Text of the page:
On 22 April 2024 Cabinet Office announced an intended “go-live” of Monday 28 October 2024 for the new Procurement Act 2023.  

What does this mean for procurement practitioners and suppliers?

  • The Procurement Act 2023 received Royal Assent on 26 October 2023 but is not yet “in force”
  • “Working towards” a “go-live” of 28 October 2024 (this will be formalised in Commencement Regulations  - which we understand will be passed in May)
  • Secondary legislation containing extensive detail about transparency (the Central Digital Platform and the content of notices) has already been laid before Parliament and are expected any day now (to be the Procurement Regulations 2024)
  • Technical Guidance being published from March through to June
  • Government delivering training - Transforming Public Procurement.

What about procurements which have already started before the “go-live” date?

Cabinet Office guidance on the transitional provisions [1] explains that any procurement process which is “commenced” after Go Live will be governed by the Procurement Act 2023.  Any procurement process which has been “commenced” before Go Live will continue to be governed under previous legislation [2].

What does “commenced” mean?

The guidance explains that a procurement is “commenced” when:

  • before 26th May 2023 a PIN was used as a call for competition by a sub-central
    contracting authority, or
  • a contract notice has been submitted to be published under the previous
    legislation, or
  • a voluntary transparency notice is published under the PCR or the DSPCR, or
  • a below-threshold contract opportunity is published under the PC, or
  • a utilities notice on the existence of a qualification system that acts as a call for
    competition is published under the UCR, or
  • a sub-contract notice has been submitted to be published under the DSPCR.

Which regime will apply to Frameworks and Dynamic Purchasing Systems?

Where a framework agreement or Dynamic Purchasing Systems has been set up before Go Live, any awards under that framework will be managed and governed by the previous legislation until the end (for whatever reason) of the last contract awarded under the framework agreement during the term of the framework agreement.  

The transitional regulations are expected to set out that any Dynamic Purchasing System must come to an end by 27 October 2028 (four years after the new regime comes into effect) or as set out when the DPS was first established, whichever is earlier.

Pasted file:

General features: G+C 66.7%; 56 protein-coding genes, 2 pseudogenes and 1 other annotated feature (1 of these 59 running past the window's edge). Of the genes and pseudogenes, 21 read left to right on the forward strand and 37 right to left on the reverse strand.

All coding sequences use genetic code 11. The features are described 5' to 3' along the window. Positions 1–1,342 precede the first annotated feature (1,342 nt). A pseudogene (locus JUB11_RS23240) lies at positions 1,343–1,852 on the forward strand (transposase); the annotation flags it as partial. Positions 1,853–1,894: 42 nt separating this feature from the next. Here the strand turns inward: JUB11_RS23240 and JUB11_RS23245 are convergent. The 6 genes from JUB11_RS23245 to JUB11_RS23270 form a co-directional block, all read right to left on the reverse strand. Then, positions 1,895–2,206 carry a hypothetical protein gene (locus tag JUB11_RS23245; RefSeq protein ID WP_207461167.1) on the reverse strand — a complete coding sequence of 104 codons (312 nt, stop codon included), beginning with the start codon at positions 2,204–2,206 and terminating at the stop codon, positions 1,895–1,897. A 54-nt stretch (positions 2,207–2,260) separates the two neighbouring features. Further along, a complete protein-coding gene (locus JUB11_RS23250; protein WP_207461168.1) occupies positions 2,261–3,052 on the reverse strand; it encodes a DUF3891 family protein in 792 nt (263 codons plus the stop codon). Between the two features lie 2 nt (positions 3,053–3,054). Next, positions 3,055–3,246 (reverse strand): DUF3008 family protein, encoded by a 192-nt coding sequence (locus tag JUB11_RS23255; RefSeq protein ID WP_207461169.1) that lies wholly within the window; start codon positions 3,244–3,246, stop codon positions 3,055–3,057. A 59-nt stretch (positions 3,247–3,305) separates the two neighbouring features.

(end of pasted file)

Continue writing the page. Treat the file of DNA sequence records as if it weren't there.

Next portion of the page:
What about management of contracts which were awarded under the old regime?

  • Contracts awarded under the old regime will be managed by the old regime
  • This means that notices under the old regime will need to be published
  • Modification of contracts awarded under the old regime will be governed by the old regime (i.e. Regulation 72 for contracts awarded under the PCR 2015)
  • The obligations in the Act relating to KPIs only apply to contracts awarded under the Act. Contracting authorities are not required by the Act to set or publish KPIs for contracts that were awarded under old regime.

Planning for change

One of the biggest tasks facing suppliers and contracting authorities will be registration on the new Central Digital Platform.  This is where all notices will be published, including whether any exclusion grounds apply.

Each supplier will have to do this for themselves, and also any connected persons, as defined in the Procurement Act 2023.  

If a procurement is going to be commenced after Go Live, there will still be planning to do to ensure that the post-Go Live procurement complies with the Procurement Act 2023.  For example, the authority will need to ensure that the forthcoming procurement complies with obligations to have regard to the NPPS, the procurement objectives set out in the Procurement Act 2023, setting of KPIs and record keeping.  


Further reading and guidance

The government is delivering training and guidance documents.  

Procurement Act 2023 guidance documents

The Procurement Regulations 2024 

Bevan Brittan LLP can also deliver bespoke training for your organisation along with reference materials.   For further details please contact Emily Heard or find out more in our Talking Heads series.

[1]           The Procurement Act (Commencement No. 3 and Transitional and Saving) Regulations 2024.

[2]           The Public Contracts Regulations 2015, the Utilities Contracts Regulations 2016, the Concession Regulations 2016 and the Defence and Security Public Contracts Regulations 2011.

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